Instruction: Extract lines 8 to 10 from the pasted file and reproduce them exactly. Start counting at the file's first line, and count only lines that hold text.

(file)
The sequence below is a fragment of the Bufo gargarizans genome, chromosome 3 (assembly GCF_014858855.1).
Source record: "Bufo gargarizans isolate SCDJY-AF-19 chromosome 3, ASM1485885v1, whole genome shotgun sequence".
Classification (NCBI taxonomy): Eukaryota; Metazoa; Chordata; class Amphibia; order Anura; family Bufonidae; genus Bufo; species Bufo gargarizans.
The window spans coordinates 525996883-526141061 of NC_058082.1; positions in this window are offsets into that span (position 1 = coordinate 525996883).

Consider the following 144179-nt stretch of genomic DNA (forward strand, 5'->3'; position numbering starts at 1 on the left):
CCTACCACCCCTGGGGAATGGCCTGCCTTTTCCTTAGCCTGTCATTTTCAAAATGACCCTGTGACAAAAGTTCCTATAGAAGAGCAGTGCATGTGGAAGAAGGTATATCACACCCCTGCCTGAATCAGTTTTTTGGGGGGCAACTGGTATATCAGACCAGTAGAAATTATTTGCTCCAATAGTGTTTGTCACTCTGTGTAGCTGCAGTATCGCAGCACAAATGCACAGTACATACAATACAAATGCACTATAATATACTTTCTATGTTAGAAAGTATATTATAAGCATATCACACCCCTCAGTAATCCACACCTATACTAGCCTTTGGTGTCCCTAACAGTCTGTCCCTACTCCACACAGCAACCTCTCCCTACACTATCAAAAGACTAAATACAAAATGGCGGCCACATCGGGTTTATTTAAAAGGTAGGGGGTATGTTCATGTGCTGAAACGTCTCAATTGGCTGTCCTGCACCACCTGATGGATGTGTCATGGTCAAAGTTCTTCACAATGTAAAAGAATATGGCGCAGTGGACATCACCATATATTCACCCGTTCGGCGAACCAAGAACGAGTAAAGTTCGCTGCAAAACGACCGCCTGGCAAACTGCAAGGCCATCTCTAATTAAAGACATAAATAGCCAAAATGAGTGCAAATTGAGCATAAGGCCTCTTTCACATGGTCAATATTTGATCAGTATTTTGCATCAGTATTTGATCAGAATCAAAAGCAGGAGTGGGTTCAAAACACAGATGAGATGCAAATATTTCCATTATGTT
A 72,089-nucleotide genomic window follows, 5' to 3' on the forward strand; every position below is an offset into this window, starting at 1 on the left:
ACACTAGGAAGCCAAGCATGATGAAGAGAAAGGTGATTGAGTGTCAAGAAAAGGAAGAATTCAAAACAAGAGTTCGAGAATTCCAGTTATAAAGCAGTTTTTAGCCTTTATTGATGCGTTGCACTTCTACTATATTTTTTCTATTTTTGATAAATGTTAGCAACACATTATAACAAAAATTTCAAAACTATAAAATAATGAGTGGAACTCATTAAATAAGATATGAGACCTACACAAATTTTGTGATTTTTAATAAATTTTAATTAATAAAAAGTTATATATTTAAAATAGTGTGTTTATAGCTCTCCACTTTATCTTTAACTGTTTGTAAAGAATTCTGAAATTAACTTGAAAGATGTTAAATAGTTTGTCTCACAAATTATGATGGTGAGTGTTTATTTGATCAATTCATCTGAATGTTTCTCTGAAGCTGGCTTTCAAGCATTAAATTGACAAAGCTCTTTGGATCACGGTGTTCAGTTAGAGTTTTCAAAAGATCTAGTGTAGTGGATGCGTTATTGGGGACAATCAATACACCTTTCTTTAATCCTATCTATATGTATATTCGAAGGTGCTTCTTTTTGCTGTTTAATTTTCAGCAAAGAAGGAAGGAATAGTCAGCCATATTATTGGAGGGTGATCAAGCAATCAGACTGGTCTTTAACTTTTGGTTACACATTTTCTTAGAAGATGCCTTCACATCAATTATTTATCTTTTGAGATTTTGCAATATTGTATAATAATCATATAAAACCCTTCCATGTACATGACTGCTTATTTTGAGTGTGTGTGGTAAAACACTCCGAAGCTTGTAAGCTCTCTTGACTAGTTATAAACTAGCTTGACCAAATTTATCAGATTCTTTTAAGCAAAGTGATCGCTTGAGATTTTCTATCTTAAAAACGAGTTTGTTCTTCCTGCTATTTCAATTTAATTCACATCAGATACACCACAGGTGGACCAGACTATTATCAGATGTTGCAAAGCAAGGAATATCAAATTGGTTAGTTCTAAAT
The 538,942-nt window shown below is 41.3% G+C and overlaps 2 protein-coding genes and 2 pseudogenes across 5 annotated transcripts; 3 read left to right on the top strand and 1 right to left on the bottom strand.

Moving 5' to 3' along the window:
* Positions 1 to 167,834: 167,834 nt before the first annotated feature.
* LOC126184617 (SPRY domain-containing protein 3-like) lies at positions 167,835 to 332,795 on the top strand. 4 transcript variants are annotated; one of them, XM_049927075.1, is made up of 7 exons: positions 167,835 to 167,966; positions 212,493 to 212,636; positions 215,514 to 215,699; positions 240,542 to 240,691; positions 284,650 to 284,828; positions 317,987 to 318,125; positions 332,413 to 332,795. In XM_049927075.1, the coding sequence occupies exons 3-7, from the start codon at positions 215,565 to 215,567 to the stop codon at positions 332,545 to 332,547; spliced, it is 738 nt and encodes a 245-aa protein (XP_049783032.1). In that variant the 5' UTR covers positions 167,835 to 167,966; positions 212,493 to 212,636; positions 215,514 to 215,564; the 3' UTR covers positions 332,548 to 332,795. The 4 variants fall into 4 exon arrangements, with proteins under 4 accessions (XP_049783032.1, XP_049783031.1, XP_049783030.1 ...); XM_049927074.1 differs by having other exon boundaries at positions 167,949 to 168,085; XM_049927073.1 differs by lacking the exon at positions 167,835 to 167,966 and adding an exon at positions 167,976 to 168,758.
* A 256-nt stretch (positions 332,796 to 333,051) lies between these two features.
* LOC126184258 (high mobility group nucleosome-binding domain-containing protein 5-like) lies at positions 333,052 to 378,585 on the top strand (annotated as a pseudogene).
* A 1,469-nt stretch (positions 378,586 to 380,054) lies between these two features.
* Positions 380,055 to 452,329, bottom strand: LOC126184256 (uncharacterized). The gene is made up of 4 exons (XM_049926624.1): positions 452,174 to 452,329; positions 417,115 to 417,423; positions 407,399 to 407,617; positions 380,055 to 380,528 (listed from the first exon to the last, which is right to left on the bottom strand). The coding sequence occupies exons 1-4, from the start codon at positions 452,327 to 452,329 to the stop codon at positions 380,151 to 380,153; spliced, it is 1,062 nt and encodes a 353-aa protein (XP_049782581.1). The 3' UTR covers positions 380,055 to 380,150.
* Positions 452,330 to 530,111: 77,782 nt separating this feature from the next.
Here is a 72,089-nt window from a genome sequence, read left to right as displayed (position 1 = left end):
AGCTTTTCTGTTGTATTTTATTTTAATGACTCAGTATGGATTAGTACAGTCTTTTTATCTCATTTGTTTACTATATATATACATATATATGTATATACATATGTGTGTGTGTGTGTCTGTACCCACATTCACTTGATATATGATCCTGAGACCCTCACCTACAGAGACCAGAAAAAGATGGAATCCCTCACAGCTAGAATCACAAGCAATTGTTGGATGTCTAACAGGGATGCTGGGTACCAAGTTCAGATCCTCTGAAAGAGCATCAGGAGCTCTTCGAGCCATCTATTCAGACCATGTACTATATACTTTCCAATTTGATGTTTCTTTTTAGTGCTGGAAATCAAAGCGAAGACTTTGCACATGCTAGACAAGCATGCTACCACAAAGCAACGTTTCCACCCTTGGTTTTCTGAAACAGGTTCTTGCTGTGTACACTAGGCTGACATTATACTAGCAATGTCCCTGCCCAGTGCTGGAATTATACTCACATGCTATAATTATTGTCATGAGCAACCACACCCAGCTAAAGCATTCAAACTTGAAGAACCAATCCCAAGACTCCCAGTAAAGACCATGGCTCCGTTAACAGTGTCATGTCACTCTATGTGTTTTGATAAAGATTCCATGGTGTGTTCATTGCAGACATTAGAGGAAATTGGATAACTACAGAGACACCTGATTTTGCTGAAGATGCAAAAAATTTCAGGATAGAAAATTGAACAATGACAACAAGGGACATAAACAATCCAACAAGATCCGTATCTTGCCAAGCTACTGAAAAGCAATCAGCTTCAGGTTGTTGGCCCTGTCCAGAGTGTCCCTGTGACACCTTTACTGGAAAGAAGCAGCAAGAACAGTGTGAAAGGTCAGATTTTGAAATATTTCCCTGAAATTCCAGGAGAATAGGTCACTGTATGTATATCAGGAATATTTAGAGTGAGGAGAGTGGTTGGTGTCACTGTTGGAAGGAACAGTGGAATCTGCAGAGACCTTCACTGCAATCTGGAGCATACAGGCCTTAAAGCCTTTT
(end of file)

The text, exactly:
ACACTAGGAAGCCAAGCATGATGAAGAGAAAGGTGATTGAGTGTCAAGAAAAGGAAGAATTCAAAACAAGAGTTCGAGAATTCCAGTTATAAAGCAGTTTTTAGCCTTTATTGATGCGTTGCACTTCTACTATATTTTTTCTATTTTTGATAAATGTTAGCAACACATTATAACAAAAATTTCAAAACTATAAAATAATGAGTGGAACTCATTAAATAAGATATGAGACCTACACAAATTTTGTGATTTTTAATAAATTTTAATTAATAAAAAGTTATATATTTAAAATAGTGTGTTTATAGCTCTCCACTTTATCTTTAACTGTTTGTAAAGAATTCTGAAATTAACTTGAAAGATGTTAAATAGTTTGTCTCACAAATTATGATGGTGAGTGTTTATTTGATCAATTCATCTGAATGTTTCTCTGAAGCTGGCTTTCAAGCATTAAATTGACAAAGCTCTTTGGATCACGGTGTTCAGTTAGAGTTTTCAAAAGATCTAGTGTAGTGGATGCGTTATTGGGGACAATCAATACACCTTTCTTTAATCCTATCTATATGTATATTCGAAGGTGCTTCTTTTTGCTGTTTAATTTTCAGCAAAGAAGGAAGGAATAGTCAGCCATATTATTGGAGGGTGATCAAGCAATCAGACTGGTCTTTAACTTTTGGTTACACATTTTCTTAGAAGATGCCTTCACATCAATTATTTATCTTTTGAGATTTTGCAATATTGTATAATAATCATATAAAACCCTTCCATGTACATGACTGCTTATTTTGAGTGTGTGTGGTAAAACACTCCGAAGCTTGTAAGCTCTCTTGACTAGTTATAAACTAGCTTGACCAAATTTATCAGATTCTTTTAAGCAAAGTGATCGCTTGAGATTTTCTATCTTAAAAACGAGTTTGTTCTTCCTGCTATTTCAATTTAATTCACATCAGATACACCACAGGTGGACCAGACTATTATCAGATGTTGCAAAGCAAGGAATATCAAATTGGTTAGTTCTAAAT
The 538,942-nt window shown below is 41.3% G+C and overlaps 2 protein-coding genes and 2 pseudogenes across 5 annotated transcripts; 3 read left to right on the top strand and 1 right to left on the bottom strand.

Moving 5' to 3' along the window: